Power supply system 102 includes power bus 108 (having positive rail 110 and negative rail 112), green energy generator 114 (which includes solar panel 116 and wind turbine 118), and energy storage system 120 (which includes battery 122 (or other storage device) and regulator 124). Green energy generator 114 and energy storage system 120 are connected in parallel between positive rail 110 and negative rail 112.

Green energy generator 114, which includes solar panel 116 and wind turbine 118, is the primary source of power supplied to inverter 104 and pump 106. Solar panel 116 is configured to harvest solar energy emitted from the sun or other light sources and convert the solar energy into electrical energy. The function of solar panel 116 is well known in the art. Wind turbine 118 is configured to harvest wind energy and convert the wind energy into electrical energy. The function of wind turbine 118 is also well known in the art.

Energy storage system 120 includes battery 122 and regulator 124. Energy storage system 120 provides supplemental DC power to inverter 104 at times when green energy generator 114 is unable to meet the needs of pump 106. Battery 122 may include a single battery, multiple batteries, or other storage devices such as supercapacitors. Regulator 124 is configured to supply DC power from battery 122 to inverter 104 when the voltage between positive rail 110 and negative rail 112 drops below a minimum value. Regulator 124 is also configured to supply DC power from green energy generator 114 to battery 122 for storage when the voltage between positive rail 110 and negative rail 112 exceeds a maximum value. Typically, green energy generator 114 supplies DC power to battery 122 only when green energy generator 114 is generating power in excess of the needs of pump 106. Thus, battery 122 is not required to be an intermediary between green energy generator 114 and pump 106.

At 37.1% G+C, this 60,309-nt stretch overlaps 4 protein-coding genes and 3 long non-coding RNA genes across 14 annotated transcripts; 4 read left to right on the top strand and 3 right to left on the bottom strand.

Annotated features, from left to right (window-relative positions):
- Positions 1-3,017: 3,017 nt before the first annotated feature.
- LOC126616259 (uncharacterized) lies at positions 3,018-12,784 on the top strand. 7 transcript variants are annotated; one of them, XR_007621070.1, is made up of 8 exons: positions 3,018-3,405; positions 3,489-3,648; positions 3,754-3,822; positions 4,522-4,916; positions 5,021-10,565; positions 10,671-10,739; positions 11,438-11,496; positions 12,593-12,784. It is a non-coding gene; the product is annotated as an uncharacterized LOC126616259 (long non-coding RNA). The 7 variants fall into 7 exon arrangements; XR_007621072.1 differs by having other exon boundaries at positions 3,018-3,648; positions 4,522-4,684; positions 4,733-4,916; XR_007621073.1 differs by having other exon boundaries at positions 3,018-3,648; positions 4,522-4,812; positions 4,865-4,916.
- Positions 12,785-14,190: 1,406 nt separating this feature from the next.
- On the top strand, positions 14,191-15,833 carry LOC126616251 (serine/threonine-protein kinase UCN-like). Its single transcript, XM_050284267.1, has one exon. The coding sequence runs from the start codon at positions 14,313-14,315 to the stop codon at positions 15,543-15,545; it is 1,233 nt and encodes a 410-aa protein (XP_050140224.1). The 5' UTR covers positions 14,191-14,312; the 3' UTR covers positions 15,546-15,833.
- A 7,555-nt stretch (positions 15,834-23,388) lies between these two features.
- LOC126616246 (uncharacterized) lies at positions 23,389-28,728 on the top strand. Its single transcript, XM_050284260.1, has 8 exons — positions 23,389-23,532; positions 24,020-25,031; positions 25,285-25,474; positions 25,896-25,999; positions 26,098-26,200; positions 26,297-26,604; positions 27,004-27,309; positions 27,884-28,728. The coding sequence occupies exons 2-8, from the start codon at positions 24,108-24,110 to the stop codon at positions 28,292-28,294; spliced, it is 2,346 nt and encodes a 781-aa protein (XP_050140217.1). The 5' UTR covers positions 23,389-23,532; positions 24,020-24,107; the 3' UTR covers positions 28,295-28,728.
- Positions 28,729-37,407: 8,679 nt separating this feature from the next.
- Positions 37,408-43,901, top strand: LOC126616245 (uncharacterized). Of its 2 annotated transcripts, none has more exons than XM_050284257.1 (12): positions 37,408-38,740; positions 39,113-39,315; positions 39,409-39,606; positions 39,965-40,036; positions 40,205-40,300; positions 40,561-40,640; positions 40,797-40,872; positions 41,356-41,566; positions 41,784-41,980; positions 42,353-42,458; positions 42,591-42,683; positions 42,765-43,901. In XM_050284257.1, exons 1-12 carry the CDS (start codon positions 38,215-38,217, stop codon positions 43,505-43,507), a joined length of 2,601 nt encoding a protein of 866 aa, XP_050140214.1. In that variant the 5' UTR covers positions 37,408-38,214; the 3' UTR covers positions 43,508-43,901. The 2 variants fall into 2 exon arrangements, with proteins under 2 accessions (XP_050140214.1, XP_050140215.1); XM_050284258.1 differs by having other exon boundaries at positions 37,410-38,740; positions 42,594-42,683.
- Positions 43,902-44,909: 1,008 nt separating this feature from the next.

FIG. 2 is a perspective view of chemical dosing system 100. As depicted in FIG. 2, chemical dosing system 100 further includes instrument package 130, chemical tank 132, hoses 134, frame 136, mast 138, and meter 140.

Instrument package 130 houses battery 122 and regulator 124. Instrument package 130 is mounted to frame 136. Solar panel 116 and pump 106 are also mounted to frame 136. Wind turbine 118 is mounted to mast 138, which is mounted to frame 136.

Chemical tank 132 stores chemicals required for the particular operation. Chemical tank 132 is connected to pump 106 via hoses 134 to supply the chemicals to pump 106 as needed. Meter 140 is connected to pump 106 for measuring the amount of chemical supplied.

In the prior art, there has been one basic concept used for green power systems. This is to harvest the resource, store the power, and only then use it as needed by a load device. This is defined here as “static” power harvesting. Static power harvesting is identified by a focus on backup storage, generally in the form of a battery or bank of batteries. An energy generator charges a battery, and the battery powers the load device. Various manufacturers have developed equations to calculate the amount of storage required to run the load device for a given time interval. As a result, some choice of storage is either calculated or specified, usually in hours to days, and a system is built around the storage requirement. The problem with designing a power supply system around batteries as the primary power source is that the energy storage requirements can become very large. Batteries are one of the weakest links in any system where they are employed. Adding more and larger batteries increases the risk of system failure.